effectivity date of her dismissal on September 8, 1995 which was well within
the four (4) year prescriptive period provided for in Article 1146 of the New
Article 291 of the Labor Code however, is applicable insofar as
private respondent Grace Millena is concerned. Nevertheless, the claim for
underpayment of wages, non-payment of overtime pay, holiday pay should still
subsist. It should be noted that private respondent Grace Millena filed her
claim for underpayment of wages, non-payment of overtime pay and holiday pay,
one (1) year, one (1) month and twenty one (21) days after the last effectivity
of her employment on May 31, 1994, which is well within the three (3) year
prescriptive period provided for in Article 291 of the Labor Code.
x x x
THE FOREGOING CONSIDERED, the contested Resolution dated February 27, 1997, is affirmed; and
the Petition for Certiorari is hereby dismissed.
Petitioners filed a motion for reconsideration, but was denied by
the Court of Appeals in a Resolution dated December 29, 1999.
Petitioners, in the instant Petition for Review on Certiorari, contend (1) that prescription has extinguished respondents money claims
considering that under Article 291 of the Labor Code, as amended, the
three-year prescriptive period is counted from the time their causes of action
accrued; and (2) that their appeal to the NLRC should have been sustained by
the Court of Appeals, being in accordance with Article 223 of the same Code.
ON THE ISSUE OF
The pivotal question is when respondents causes of action
accrued for this will determine the reckoning date of the prescriptive period.
In Baliwag Transit, Inc. v. Ople,5 we held:chanroblesvirtua1awlibrary
Since a cause of action
requires, as essential elements, not only a legal right of the plaintiff and a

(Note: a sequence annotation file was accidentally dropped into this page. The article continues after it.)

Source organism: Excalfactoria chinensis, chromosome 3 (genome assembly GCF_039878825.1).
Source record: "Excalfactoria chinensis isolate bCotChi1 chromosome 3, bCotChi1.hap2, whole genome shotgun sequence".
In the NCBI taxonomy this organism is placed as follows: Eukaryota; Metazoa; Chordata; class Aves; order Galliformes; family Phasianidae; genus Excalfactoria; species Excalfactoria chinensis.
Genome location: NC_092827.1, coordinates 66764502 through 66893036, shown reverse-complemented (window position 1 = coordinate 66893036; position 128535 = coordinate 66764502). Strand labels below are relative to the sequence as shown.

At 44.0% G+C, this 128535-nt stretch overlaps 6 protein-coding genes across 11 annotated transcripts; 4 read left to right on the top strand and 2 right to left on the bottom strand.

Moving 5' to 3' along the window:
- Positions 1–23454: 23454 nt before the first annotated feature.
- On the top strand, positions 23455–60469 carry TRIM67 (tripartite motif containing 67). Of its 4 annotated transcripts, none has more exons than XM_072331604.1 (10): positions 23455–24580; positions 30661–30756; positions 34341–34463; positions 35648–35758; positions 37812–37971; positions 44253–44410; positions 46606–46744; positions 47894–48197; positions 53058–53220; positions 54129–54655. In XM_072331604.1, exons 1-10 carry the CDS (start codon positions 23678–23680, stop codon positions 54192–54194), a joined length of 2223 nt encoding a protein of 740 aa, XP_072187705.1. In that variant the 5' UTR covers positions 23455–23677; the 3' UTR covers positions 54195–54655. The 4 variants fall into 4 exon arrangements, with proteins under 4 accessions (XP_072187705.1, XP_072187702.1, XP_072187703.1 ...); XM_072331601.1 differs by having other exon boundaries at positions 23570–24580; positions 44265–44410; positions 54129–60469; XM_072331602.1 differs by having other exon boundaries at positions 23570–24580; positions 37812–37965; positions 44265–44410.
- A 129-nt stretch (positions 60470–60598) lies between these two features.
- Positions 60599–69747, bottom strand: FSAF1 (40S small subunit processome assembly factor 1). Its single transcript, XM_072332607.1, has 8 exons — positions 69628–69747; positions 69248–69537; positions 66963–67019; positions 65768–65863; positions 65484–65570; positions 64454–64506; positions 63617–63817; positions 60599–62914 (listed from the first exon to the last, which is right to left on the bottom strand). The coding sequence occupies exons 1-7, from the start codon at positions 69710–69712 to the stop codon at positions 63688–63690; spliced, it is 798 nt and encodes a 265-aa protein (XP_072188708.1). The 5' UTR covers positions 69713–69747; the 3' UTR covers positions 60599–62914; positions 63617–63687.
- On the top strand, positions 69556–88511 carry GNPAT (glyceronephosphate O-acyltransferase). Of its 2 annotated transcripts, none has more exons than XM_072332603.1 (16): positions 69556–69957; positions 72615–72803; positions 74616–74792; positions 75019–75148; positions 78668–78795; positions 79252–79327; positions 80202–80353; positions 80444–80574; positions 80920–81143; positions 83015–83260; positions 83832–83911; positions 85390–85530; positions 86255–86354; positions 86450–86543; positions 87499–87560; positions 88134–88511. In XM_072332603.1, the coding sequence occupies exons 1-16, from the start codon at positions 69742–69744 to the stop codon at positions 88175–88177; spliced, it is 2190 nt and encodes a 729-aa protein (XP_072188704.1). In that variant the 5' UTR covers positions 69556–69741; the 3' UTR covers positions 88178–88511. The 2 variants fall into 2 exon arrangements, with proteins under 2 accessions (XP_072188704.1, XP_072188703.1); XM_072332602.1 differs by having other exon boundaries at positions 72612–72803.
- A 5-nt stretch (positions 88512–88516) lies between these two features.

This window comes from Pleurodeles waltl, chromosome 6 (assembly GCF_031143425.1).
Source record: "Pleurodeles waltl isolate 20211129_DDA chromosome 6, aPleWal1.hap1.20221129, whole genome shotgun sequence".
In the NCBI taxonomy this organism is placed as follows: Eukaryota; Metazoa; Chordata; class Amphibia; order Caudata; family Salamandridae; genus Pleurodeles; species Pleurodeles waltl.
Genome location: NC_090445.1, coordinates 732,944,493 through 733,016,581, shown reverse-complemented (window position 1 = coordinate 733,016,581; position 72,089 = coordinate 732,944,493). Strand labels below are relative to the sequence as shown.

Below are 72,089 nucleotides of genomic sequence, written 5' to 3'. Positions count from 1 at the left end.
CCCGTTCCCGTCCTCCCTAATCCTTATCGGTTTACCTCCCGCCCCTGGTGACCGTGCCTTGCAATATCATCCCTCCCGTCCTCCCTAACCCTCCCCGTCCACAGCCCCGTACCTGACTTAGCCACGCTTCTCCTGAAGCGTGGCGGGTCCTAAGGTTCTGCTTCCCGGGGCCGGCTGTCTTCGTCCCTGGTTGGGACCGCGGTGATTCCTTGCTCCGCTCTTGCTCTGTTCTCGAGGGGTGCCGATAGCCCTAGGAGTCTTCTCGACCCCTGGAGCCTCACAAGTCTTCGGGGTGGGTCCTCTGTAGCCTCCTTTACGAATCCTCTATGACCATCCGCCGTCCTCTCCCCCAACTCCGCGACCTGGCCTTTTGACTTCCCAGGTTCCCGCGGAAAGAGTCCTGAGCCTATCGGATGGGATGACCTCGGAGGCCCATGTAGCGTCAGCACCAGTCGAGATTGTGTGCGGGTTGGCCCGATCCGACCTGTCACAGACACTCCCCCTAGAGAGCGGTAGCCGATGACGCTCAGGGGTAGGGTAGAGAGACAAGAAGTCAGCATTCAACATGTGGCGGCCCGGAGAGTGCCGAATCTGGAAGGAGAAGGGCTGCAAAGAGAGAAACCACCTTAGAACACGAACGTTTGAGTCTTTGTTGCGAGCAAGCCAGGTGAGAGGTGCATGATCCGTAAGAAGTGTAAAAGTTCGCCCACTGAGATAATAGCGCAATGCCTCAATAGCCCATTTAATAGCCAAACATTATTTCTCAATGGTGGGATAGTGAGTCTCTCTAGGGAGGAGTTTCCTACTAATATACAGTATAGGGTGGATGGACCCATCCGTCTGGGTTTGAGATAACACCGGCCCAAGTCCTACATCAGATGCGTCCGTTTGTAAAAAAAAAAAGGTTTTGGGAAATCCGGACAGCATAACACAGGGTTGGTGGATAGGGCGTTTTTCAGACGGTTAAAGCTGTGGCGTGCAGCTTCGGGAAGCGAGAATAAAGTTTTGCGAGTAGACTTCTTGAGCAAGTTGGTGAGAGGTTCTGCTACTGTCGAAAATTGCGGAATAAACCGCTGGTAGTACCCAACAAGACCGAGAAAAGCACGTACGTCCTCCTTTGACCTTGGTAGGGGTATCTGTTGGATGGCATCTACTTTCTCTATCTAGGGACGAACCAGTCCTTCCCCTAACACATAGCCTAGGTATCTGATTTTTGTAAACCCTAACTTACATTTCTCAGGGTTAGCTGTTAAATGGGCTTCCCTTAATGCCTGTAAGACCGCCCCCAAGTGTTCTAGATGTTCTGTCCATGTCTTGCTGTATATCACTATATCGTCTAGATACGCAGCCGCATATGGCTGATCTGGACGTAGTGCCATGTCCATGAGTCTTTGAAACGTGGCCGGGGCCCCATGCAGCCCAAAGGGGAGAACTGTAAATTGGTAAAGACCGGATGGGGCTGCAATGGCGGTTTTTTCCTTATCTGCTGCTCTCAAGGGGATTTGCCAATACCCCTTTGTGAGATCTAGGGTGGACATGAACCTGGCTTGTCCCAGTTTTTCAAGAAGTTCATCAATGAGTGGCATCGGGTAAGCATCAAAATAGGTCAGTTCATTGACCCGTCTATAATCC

correlative obligation of the defendant but also an act or omission of the
defendant in violation of said legal right, the cause of action does not
accrue until the party obligated refuses, expressly or impliedly, to comply
with its duty.
ON RESPONDENT GRACE
MILLENAS MONEY CLAIM
The applicable law is Article 291 of the Labor Code, as
amended, which provides:chanroblesvirtua1awlibrary
Article 291. Money claims. All money claims arising from
employer-employee relations accruing during the effectivity of this Code shall
be filed within three years from the time the cause of action accrued,
otherwise they shall be forever barred.
We disagree with petitioners contention that respondent Grace
Millenas cause of action for money claims accrued in the summer of 1991 and
1992 when, by reason of her employment, she became entitled to the companys
monetary benefits. Records show that it
was only after petitioner company terminated her services, sometime in the
summer of 1995, that she decided to file with the Labor Arbiter her complaint
for money claim. The three (3) year
prescriptive period should then be counted, not from 1991 or 1992, but from
1995. Respondents complaint was filed
on August 21, 1995or
barely three (3) months after the termination of her employment in the summer
of 1995. There is, therefore, no
question that her complaint was seasonably filed.
MARILYN MILLENAS SUIT FOR ILLEGAL DISMISSAL
Article 1146 of the New Civil Code provides:chanroblesvirtua1awlibrary
Art. 1146. The following
actions must be instituted within four years:chanroblesvirtua1awlibrary
(1) Upon an injury to the rights of the plaintiff;chanroblesvirtuallawlibrary
(2) Upon a quasi-delict.